These models use predetermined rules for assigning attribution credits to touchpoints. These pre-defined rules determine the weightage or credit for a touchpoint primarily based on its position in the customer journey. Hence, these models are also called Position based Attribution Models. 

In addition to the position, you can also define custom logic to assign differential weights based on the seniority of the customer representative involved in the touchpoint (say Director and above gets higher weight) as well as the amount of effort expended by the buyer in that interaction (attending a webinar required higher effort from a buyer than clicking on a paid search ad). 

2. Data-driven attribution models

These models assign attribution credits to touchpoints based on an algorithmic estimation of the significance of that touchpoint in converting the customer. Some of the popular algorithmic techniques are Markov Chain models and Shapely value-based models. Whilst data-driven attribution is seen as the north star of Multi-Touch Attribution, they are also more expensive to compute, require a large volume of conversions and touchpoints not to be biased, and are harder to debug. 

Whilst each approach has its own pros and cons, a combination of these models may be leveraged to identify marketing leakage and improve ROI.

What are the different types of attribution models?

Single-Touch attribution models

 Different types of single-touch attribution models

Single-touch attribution, also known as single source attribution, assigns 100% of attribution credit to a single touchpoint (or a single source). While they’re easy to use and interpret, single-touch attribution models may skew your results and affect ROI if used in all situations. 

Some of the most common types of single-touch attribution models include:

1. First-Touch Attribution

In this type of attribution model, your customer's first touch-point — whether that be an ad campaign impression, content interaction, or anything else— is deemed the most critical touchpoint in their journey. Hence, this interaction is assigned 100% of the attribution credit. 

For instance, let’s assume that you’re in the market for a project management software and come across an advert for one that catches your attention. The ad prompts you to visit the company’s website.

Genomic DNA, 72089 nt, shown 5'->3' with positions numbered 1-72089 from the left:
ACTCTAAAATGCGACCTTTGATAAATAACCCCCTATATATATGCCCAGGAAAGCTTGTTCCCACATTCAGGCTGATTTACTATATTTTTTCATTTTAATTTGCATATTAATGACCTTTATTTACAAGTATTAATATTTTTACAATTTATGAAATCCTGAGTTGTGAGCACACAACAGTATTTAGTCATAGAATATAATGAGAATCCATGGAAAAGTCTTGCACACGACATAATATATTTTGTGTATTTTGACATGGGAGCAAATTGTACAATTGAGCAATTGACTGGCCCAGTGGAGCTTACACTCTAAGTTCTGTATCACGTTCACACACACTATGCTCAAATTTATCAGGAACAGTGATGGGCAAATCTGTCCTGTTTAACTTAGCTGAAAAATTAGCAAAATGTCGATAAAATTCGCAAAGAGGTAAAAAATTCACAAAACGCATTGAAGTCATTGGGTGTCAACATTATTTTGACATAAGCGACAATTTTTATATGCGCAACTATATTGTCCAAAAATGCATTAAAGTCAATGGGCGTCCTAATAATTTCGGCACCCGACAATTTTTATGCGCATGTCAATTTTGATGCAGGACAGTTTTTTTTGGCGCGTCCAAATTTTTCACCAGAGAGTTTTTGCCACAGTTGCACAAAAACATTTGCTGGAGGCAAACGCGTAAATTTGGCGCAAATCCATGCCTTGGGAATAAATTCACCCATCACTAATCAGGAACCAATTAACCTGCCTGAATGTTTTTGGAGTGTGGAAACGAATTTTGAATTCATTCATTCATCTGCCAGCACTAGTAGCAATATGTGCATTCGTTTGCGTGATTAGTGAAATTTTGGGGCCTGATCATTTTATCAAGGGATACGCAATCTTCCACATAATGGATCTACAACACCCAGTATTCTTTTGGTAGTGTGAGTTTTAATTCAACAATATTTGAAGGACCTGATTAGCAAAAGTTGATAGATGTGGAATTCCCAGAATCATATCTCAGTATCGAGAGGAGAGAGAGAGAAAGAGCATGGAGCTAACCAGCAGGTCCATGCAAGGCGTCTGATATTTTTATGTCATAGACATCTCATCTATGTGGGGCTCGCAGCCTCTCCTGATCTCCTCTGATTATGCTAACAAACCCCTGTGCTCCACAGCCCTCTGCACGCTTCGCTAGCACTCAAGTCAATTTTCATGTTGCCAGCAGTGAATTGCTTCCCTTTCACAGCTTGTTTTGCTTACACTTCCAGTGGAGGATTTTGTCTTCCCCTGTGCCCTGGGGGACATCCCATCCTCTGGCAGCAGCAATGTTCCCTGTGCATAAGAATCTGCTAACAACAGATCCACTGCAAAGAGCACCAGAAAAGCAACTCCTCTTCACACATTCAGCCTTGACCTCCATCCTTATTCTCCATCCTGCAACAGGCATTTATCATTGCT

After landing on their “features” page, you follow through with more research and come across the company’s weekly blog — before finally signing up for a demo. In this case, the advert you clicked on is your first impression of the brand and product. Hence, a first-touch attribution model would reward the advert with 100% of the attribution credits.

An example of first-touch attribution model‍

The First Touch attribution model is most effective in identifying the channels or campaigns that drove your brand's initial awareness amongst your prospects. This would work best for businesses with low sales cycles or a PLG flow, or if you are trying to assess the effectiveness of only Branding Campaigns and Top of the funnel content. 

In a normal B2B sales process that stretches over weeks and months, it would be presumptuous to assign 100% of the credit to the very first touchpoint.

2. Last-Touch Attribution

In a similar vein to first-touch attribution, a last-touch attribution model assigns 100% of the attribution credits to the touchpoint closest to a customer’s conversion milestone.

This would imply that the last impression made on the customer before their decision to convert was the most prominent in their journey. 

Continuing with the previous example of the PMS, the blog piece you come across before scheduling a demo would be the last touch. And so, out of all the touch points that influenced your decision to sign up for a demo, attribution credits will be solely assigned to the final one.

An example of last-touch attribution model